The first time David Fine parked his bagel van off Penn’s campus, he realized right away that he was providing a much-needed service—though it wasn’t exactly the “good” he was hoping to do with his business. It was a Sunday morning about a year ago on Locust between 41st and 42nd streets. A group of Penn students walking by stopped suddenly in front of Fine, who was peering out the window of his bright red food truck, Schmear It.
“I’m so hungover,” one of them declared. “And this is a bagel truck, right here? Am I dreaming?”
Those students were among Schmear It’s earliest customers, a small test audience that proved one of Penn grad Fine’s start up theories: Penn desperately needed good bagels. But the students that day probably didn’t notice that Fine’s mission goes far beyond bagels and specialty toppings.
With every bagel Fine sells, the 25-year-old entrepreneur is also raising money for charities in Philadelphia—a few cents at a time. Since opening his truck in August 2013, he has given approximately $5,700 to around 30 different Philly nonprofits, each of whom gets the proceeds from two weeks of sales. So far, the payouts are small: In the range of $150 to $200 each, which charities can take as cash or in catering for an event.
For now, Schmear It’s profits are small, too, as Fine works to pay off his truck, and his five part-time employees. (He pays himself mostly in bagels.) But business is growing steadily: Fine sells out his bagels at Penn four days a week, at festivals and events on weekends, at the Navy Yard and in LOVE Park a couple days a week. (He tweets the location of the Schmear It van every day.) Next winter, he will open his first brick and mortar store in the new University City Science Center building at 3601 Market Street. And he says—between learning the ropes of the food truck business and trying to create fresh, delicious meals for his customers—he has dreams of a Schmear It empire. “Would I like to see Schmear It as the next Starbucks?” he says. “That would be pretty cool. I think what we do is what the modern consumer is looking for.”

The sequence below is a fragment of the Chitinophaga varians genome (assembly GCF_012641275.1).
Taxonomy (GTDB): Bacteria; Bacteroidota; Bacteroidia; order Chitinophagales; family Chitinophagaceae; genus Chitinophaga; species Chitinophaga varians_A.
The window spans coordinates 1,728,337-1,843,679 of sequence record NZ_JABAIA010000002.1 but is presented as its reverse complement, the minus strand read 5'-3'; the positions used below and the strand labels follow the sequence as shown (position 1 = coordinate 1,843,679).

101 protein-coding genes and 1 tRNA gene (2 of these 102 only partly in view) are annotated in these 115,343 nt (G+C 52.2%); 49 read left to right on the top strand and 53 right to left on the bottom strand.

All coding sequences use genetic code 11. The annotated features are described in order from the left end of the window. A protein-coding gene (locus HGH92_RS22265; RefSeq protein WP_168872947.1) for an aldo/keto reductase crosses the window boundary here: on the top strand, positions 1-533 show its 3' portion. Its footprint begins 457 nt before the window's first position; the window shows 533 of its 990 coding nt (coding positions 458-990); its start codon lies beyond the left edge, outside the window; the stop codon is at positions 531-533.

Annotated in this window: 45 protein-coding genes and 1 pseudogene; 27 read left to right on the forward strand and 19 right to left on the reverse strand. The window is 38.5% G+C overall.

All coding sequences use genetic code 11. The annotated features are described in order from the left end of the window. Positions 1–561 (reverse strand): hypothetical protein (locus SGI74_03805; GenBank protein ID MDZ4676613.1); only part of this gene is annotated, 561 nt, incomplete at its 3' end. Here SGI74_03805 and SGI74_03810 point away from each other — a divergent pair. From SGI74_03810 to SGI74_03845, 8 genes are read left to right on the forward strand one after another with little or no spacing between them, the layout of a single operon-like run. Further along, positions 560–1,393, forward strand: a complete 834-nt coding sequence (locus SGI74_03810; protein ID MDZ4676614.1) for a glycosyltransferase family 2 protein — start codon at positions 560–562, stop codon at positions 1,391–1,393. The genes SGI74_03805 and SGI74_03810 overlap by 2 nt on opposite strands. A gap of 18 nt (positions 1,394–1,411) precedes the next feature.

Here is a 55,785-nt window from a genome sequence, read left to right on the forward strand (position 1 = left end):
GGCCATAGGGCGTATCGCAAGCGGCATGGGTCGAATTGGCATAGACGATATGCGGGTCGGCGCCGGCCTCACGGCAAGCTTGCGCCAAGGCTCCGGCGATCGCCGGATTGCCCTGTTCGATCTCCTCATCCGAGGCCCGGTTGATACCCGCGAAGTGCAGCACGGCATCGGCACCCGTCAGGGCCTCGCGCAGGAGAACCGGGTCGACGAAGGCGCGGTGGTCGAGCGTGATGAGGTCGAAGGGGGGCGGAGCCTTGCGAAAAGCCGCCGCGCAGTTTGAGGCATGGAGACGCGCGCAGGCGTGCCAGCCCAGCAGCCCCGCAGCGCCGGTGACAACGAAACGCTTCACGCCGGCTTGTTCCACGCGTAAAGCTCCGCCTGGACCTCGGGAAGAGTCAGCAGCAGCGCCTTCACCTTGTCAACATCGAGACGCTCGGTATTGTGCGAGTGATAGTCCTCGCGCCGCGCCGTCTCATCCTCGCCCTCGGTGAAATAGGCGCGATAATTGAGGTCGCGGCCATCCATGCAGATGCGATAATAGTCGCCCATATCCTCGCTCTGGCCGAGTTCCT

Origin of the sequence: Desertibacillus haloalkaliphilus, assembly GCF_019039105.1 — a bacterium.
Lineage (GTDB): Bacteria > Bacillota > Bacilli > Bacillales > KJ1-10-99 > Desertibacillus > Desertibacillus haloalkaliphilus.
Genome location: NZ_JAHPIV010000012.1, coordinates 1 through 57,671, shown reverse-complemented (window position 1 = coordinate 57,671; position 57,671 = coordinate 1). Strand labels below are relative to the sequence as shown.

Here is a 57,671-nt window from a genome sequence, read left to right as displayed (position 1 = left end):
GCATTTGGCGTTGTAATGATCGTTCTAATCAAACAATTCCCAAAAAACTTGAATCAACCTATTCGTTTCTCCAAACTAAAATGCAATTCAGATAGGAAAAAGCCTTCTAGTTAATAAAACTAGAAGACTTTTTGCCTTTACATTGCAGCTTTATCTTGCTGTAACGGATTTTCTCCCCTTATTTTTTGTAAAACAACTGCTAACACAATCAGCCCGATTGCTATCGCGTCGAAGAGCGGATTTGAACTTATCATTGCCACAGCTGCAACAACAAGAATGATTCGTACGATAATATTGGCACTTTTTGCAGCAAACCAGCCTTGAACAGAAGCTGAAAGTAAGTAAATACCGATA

But the socially-conscious businessman didn’t want to wait to make it big before sharing his profits. “I knew that I wouldn’t be able to pay off the truck, and pay my employees, and give to these causes, and still be flowing in money from the start,” Fine says. “I thought it was important to give from the beginning anyway, to show that this is a true and genuine business model.”
A Baltimore native, Fine says he always intended to do work that satisfied more than his wallet—though he didn’t know what that would look like at first. He graduated from Penn in 2011, and moved home for a nonprofit job at a health care agency. But he quickly realized the limitations of the nonprofit: Money was not used efficiently or creatively, and his work—though meaningful—was also boring. Instead, Fine turned to the for-profit business world for inspiration. “If you look at Toms and Warby Parker, those are for-profit companies with a social mission at the very core of their brand,” Fine says. “Those are very successful companies. And they use their profits for good.”
A foodie at heart, Fine says he struck on the idea of a bagel truck for two reasons: The built-in customer base of Penn students. And he didn’t need formal food training.
Instead, Fine gets his bagels from South Street Bagels, and customizes schmears the way Cold Stone Creamery customizes ice cream. Customers choose from a menu of about 30 individual ingredients, from cream cheese to Sriracha, or choose a signature schmear, the most popular of which are Loxsmith (cream cheese, chopped lox, scallions, tomatoes and cucumbers) and Stuffed French Toast (cream cheese, strawberries, bananas, walnuts, cinnamon and maple syrup).
Fine chooses recipients for his donations through a simple application on Schmear It’s website, where the only criteria is that an organization be a nonprofit in Philadelphia. Schmear It features the group on its website, in its Twitter feed, and next to the ordering window for two weeks. Fine realizes this approach means he’s having only a minimal impact on a lot of different groups, and says he may decide to focus more on just a couple nonprofits a year, so his donation is more significant. “The question is, ‘Are we spreading ourselves too thin?’” he asks (pun apparently unintended). “We’re still working through the best way to do this.”
In the meantime, Fine is channeling his grandfather, a not wealthy man who responded to every charity letter that came in the mail—even if he sent just $5. “He wanted to help whoever needed it,” Fine recalls. “That’s sort of my model for doing this.”